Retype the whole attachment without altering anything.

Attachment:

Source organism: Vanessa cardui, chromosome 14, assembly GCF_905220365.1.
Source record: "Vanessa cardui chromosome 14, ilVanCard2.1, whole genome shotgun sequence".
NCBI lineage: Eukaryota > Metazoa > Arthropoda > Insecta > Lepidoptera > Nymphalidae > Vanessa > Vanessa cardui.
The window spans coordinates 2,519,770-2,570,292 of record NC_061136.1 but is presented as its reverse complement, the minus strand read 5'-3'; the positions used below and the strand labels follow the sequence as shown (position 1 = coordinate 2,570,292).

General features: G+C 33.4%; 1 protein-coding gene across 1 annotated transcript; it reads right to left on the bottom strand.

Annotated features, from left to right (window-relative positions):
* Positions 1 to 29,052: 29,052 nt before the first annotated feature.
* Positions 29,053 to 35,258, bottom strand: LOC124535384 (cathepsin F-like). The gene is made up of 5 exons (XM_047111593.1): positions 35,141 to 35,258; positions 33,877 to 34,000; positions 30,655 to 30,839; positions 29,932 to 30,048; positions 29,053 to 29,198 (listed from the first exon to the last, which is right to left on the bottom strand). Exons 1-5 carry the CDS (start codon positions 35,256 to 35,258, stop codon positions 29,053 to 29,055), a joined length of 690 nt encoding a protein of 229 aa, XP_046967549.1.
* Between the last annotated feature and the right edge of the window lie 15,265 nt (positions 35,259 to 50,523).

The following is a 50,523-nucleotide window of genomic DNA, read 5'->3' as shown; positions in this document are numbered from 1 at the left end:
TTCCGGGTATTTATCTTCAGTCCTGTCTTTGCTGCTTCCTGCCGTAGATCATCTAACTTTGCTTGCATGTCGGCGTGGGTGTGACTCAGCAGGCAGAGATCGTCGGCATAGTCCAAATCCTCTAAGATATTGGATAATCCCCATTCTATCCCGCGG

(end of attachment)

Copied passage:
Source organism: Vanessa cardui, chromosome 14, assembly GCF_905220365.1.
Source record: "Vanessa cardui chromosome 14, ilVanCard2.1, whole genome shotgun sequence".
NCBI lineage: Eukaryota > Metazoa > Arthropoda > Insecta > Lepidoptera > Nymphalidae > Vanessa > Vanessa cardui.
The window spans coordinates 2,519,770-2,570,292 of record NC_061136.1 but is presented as its reverse complement, the minus strand read 5'-3'; the positions used below and the strand labels follow the sequence as shown (position 1 = coordinate 2,570,292).

General features: G+C 33.4%; 1 protein-coding gene across 1 annotated transcript; it reads right to left on the bottom strand.

Annotated features, from left to right (window-relative positions):
* Positions 1 to 29,052: 29,052 nt before the first annotated feature.
* Positions 29,053 to 35,258, bottom strand: LOC124535384 (cathepsin F-like). The gene is made up of 5 exons (XM_047111593.1): positions 35,141 to 35,258; positions 33,877 to 34,000; positions 30,655 to 30,839; positions 29,932 to 30,048; positions 29,053 to 29,198 (listed from the first exon to the last, which is right to left on the bottom strand). Exons 1-5 carry the CDS (start codon positions 35,256 to 35,258, stop codon positions 29,053 to 29,055), a joined length of 690 nt encoding a protein of 229 aa, XP_046967549.1.
* Between the last annotated feature and the right edge of the window lie 15,265 nt (positions 35,259 to 50,523).

The following is a 50,523-nucleotide window of genomic DNA, read 5'->3' as shown; positions in this document are numbered from 1 at the left end:
TTCCGGGTATTTATCTTCAGTCCTGTCTTTGCTGCTTCCTGCCGTAGATCATCTAACTTTGCTTGCATGTCGGCGTGGGTGTGACTCAGCAGGCAGAGATCGTCGGCATAGTCCAAATCCTCTAAGATATTGGATAATCCCCATTCTATCCCGCGG